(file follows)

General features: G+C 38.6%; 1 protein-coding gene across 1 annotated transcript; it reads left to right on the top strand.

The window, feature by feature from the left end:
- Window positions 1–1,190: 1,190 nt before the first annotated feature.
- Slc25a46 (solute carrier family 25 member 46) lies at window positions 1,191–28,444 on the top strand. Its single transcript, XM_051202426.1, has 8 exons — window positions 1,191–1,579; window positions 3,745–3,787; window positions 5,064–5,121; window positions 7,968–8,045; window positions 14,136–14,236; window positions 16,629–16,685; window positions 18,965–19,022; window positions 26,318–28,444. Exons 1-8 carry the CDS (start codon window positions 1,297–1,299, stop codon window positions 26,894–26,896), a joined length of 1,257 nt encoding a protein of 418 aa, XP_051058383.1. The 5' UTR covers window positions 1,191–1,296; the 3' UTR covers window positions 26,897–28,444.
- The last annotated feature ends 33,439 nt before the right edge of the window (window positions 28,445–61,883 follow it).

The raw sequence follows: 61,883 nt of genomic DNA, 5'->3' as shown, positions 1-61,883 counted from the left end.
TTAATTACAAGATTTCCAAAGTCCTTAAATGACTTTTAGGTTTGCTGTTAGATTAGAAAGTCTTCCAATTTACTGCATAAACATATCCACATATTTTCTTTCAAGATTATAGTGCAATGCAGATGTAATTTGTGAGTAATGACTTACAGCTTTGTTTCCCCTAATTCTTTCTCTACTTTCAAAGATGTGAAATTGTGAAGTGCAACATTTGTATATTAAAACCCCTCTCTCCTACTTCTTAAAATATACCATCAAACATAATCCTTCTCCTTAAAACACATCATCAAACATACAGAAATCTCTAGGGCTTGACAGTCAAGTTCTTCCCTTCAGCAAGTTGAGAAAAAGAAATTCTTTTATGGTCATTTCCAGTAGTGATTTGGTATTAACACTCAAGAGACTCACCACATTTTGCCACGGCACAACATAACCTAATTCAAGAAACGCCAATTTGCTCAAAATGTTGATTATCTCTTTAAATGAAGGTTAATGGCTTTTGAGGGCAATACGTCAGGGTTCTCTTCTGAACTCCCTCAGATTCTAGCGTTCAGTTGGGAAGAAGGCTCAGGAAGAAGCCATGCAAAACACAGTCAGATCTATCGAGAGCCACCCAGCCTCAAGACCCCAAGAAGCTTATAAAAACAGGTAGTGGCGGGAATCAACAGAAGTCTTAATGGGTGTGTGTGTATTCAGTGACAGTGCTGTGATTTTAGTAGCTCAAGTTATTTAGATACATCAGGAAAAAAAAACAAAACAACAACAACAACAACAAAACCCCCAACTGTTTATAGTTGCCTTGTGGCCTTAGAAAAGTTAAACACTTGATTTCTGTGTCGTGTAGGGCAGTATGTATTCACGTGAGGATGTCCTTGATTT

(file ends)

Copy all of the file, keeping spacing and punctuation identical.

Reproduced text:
General features: G+C 38.6%; 1 protein-coding gene across 1 annotated transcript; it reads left to right on the top strand.

The window, feature by feature from the left end:
- Window positions 1–1,190: 1,190 nt before the first annotated feature.
- Slc25a46 (solute carrier family 25 member 46) lies at window positions 1,191–28,444 on the top strand. Its single transcript, XM_051202426.1, has 8 exons — window positions 1,191–1,579; window positions 3,745–3,787; window positions 5,064–5,121; window positions 7,968–8,045; window positions 14,136–14,236; window positions 16,629–16,685; window positions 18,965–19,022; window positions 26,318–28,444. Exons 1-8 carry the CDS (start codon window positions 1,297–1,299, stop codon window positions 26,894–26,896), a joined length of 1,257 nt encoding a protein of 418 aa, XP_051058383.1. The 5' UTR covers window positions 1,191–1,296; the 3' UTR covers window positions 26,897–28,444.
- The last annotated feature ends 33,439 nt before the right edge of the window (window positions 28,445–61,883 follow it).

The raw sequence follows: 61,883 nt of genomic DNA, 5'->3' as shown, positions 1-61,883 counted from the left end.
TTAATTACAAGATTTCCAAAGTCCTTAAATGACTTTTAGGTTTGCTGTTAGATTAGAAAGTCTTCCAATTTACTGCATAAACATATCCACATATTTTCTTTCAAGATTATAGTGCAATGCAGATGTAATTTGTGAGTAATGACTTACAGCTTTGTTTCCCCTAATTCTTTCTCTACTTTCAAAGATGTGAAATTGTGAAGTGCAACATTTGTATATTAAAACCCCTCTCTCCTACTTCTTAAAATATACCATCAAACATAATCCTTCTCCTTAAAACACATCATCAAACATACAGAAATCTCTAGGGCTTGACAGTCAAGTTCTTCCCTTCAGCAAGTTGAGAAAAAGAAATTCTTTTATGGTCATTTCCAGTAGTGATTTGGTATTAACACTCAAGAGACTCACCACATTTTGCCACGGCACAACATAACCTAATTCAAGAAACGCCAATTTGCTCAAAATGTTGATTATCTCTTTAAATGAAGGTTAATGGCTTTTGAGGGCAATACGTCAGGGTTCTCTTCTGAACTCCCTCAGATTCTAGCGTTCAGTTGGGAAGAAGGCTCAGGAAGAAGCCATGCAAAACACAGTCAGATCTATCGAGAGCCACCCAGCCTCAAGACCCCAAGAAGCTTATAAAAACAGGTAGTGGCGGGAATCAACAGAAGTCTTAATGGGTGTGTGTGTATTCAGTGACAGTGCTGTGATTTTAGTAGCTCAAGTTATTTAGATACATCAGGAAAAAAAAACAAAACAACAACAACAACAACAAAACCCCCAACTGTTTATAGTTGCCTTGTGGCCTTAGAAAAGTTAAACACTTGATTTCTGTGTCGTGTAGGGCAGTATGTATTCACGTGAGGATGTCCTTGATTT